Published 9/13 by Care2
Ohio is one of the worst states in the nation for dogs when it comes to puppy mills. But a landmark ballot initiative has been launched that could soon allow voters to change that.
The state has the second highest number of breeders licensed by the U.S. Department of Agriculture (USDA), behind Missouri, and problems there abound.
A dozen breeders from the state were featured on the Humane Society of the United States’ most recent Horrible Hundred report, which shines a light on some of the worst breeders in the U.S.
Some of the problems found in the state included overcrowding, underweight dogs, a lack of food and clean water, puppies on wire flooring, unsanitary conditions, unsafe housing, dead bodies, sick dogs, sick dogs, and more sick dogs who were shamefully denied veterinary treatment.
Even more concerning is the fact that the dogs being bred and sold by these breeders can end up anywhere in the country. While a puppy mill law was passed in Ohio in 2012 that subjects large-scale breeders to new licensing and inspection rules, animal advocates argue it’s inadequate and contains loopholes.
Last year, lawmakers also thwarted communities’ ability to pass ordinances that would ban pet stores from buying from large-scale breeders.
In addition to hurting puppies, puppy mills can also pose potential risks for humans. Petland, a large chain of pet stores that supports puppy mill operations, was just linked to a multi-state outbreak of Campylobacter infections by the Centers for Disease Control and Prevention. The outbreak was traced back to puppies sold by Petland, and at least 39 people have been sickened in Ohio, Kansas, Missouri, Wisconsin, Tennessee, Pennsylvania and Florida.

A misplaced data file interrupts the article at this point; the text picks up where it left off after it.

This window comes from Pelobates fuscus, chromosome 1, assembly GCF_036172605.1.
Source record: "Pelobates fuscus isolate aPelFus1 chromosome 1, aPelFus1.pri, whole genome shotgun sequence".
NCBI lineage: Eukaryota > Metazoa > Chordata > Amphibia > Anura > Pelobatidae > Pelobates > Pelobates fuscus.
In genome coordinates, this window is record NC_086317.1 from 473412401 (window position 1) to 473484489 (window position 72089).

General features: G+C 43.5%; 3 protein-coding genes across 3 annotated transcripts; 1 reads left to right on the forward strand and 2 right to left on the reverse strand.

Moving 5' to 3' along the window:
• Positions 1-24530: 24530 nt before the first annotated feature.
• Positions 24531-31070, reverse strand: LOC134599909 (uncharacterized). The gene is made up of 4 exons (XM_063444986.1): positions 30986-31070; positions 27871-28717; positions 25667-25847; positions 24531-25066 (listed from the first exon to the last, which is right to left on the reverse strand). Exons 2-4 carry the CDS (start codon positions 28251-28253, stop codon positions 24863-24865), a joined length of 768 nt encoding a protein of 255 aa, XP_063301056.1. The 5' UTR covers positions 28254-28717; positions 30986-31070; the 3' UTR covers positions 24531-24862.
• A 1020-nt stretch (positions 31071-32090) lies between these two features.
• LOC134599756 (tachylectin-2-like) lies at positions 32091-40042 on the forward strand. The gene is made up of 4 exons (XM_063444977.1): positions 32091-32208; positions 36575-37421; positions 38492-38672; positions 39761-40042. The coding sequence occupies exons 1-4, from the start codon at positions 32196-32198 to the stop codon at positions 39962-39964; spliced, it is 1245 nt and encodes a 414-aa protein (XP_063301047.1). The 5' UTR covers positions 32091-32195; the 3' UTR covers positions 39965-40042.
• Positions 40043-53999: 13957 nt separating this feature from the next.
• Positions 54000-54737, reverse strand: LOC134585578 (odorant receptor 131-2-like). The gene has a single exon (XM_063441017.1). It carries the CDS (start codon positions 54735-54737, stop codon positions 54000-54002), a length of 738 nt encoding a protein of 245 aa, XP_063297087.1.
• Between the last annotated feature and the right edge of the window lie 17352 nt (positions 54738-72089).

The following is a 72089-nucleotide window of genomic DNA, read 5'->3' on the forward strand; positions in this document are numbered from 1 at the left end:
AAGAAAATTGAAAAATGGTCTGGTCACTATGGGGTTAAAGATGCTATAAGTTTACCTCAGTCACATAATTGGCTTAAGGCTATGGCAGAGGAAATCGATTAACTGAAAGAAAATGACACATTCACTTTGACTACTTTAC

Now, however, voters could get a chance to speak out against puppy mills. This week a coalition of local and national animal advocacy organizations filed a ballot initiative petition with the Ohio Attorney General in an effort to pass a measure that would address some of the worst problems on puppy mills.
The measure will require constant access to clean water and nutritious food at least two times a day, solid flooring for enclosures, larger space requirements, unfettered access to outdoor areas that are twice the size of indoor enclosures, protection from extreme weather conditions, prompt veterinary treatment of illnesses and injuries, vaccinations, socialization with people and other dogs, limits on how many times a dog can be bred and genetic screening.
If passed, it will be applied to anyone with eight or more breeding females, and require anyone selling 15 or more dogs in the state to meet those standards.
The measure is being supported by multiple animal advocacy organizations that want to see humane standards of care met in the state.
“SAVE Ohio Pets strongly supports this necessary and long overdue campaign. Through our work, we experience first-hand the life long suffering and endless health issues experienced by puppy mill dogs and their offspring. Ohio has the opportunity to become a national leader by ending these inhumane practices and demanding humane and compassionate care for animals,” said Susan Geier, vice president and treasurer of SAVE Ohio Pets.
Although filing is a promising first step, supporters will still need to gather 400,000 signatures from registered voters in Ohio to qualify for the November 2018 ballot. Hopefully, the goal will be met and Ohioans will get the opportunity to help end puppy mill cruelty in the state.
Read the original Op-Ed here.